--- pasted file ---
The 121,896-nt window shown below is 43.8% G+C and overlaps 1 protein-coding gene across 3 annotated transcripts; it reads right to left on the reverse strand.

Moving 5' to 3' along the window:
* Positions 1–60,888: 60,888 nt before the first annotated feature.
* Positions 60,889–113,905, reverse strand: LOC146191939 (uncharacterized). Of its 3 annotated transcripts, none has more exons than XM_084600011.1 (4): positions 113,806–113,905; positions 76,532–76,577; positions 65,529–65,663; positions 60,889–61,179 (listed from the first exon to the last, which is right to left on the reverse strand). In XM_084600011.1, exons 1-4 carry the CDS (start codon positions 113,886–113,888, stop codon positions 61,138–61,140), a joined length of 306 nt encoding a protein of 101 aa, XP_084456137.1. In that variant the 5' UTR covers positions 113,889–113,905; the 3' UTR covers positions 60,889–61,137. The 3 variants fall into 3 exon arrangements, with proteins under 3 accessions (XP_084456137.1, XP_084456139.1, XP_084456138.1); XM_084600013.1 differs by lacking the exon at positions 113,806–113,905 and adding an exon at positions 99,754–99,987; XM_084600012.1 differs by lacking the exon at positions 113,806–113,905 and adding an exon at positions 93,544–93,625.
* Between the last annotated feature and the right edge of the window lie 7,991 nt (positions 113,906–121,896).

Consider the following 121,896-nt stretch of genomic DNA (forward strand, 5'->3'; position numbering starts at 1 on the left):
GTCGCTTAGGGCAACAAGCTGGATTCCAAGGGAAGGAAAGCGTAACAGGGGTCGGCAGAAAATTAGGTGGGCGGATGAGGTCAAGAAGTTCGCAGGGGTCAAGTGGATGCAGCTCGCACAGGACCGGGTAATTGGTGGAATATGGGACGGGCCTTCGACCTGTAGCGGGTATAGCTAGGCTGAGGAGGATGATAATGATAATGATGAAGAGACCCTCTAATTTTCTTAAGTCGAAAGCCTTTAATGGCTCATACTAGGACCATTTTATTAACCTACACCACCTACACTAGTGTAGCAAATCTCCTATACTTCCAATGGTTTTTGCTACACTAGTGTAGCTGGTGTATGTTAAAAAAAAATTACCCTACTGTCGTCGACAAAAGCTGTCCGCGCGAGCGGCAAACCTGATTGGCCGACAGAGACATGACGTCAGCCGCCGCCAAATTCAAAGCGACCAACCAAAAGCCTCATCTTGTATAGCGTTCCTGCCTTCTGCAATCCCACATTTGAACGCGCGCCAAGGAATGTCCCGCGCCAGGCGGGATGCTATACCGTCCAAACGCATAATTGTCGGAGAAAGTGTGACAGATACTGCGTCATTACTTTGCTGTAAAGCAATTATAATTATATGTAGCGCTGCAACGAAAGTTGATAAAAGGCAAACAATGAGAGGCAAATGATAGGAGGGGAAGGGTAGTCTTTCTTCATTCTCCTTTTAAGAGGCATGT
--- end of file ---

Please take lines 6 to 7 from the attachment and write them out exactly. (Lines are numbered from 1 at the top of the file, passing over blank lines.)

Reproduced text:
Consider the following 121,896-nt stretch of genomic DNA (forward strand, 5'->3'; position numbering starts at 1 on the left):
GTCGCTTAGGGCAACAAGCTGGATTCCAAGGGAAGGAAAGCGTAACAGGGGTCGGCAGAAAATTAGGTGGGCGGATGAGGTCAAGAAGTTCGCAGGGGTCAAGTGGATGCAGCTCGCACAGGACCGGGTAATTGGTGGAATATGGGACGGGCCTTCGACCTGTAGCGGGTATAGCTAGGCTGAGGAGGATGATAATGATAATGATGAAGAGACCCTCTAATTTTCTTAAGTCGAAAGCCTTTAATGGCTCATACTAGGACCATTTTATTAACCTACACCACCTACACTAGTGTAGCAAATCTCCTATACTTCCAATGGTTTTTGCTACACTAGTGTAGCTGGTGTATGTTAAAAAAAAATTACCCTACTGTCGTCGACAAAAGCTGTCCGCGCGAGCGGCAAACCTGATTGGCCGACAGAGACATGACGTCAGCCGCCGCCAAATTCAAAGCGACCAACCAAAAGCCTCATCTTGTATAGCGTTCCTGCCTTCTGCAATCCCACATTTGAACGCGCGCCAAGGAATGTCCCGCGCCAGGCGGGATGCTATACCGTCCAAACGCATAATTGTCGGAGAAAGTGTGACAGATACTGCGTCATTACTTTGCTGTAAAGCAATTATAATTATATGTAGCGCTGCAACGAAAGTTGATAAAAGGCAAACAATGAGAGGCAAATGATAGGAGGGGAAGGGTAGTCTTTCTTCATTCTCCTTTTAAGAGGCATGT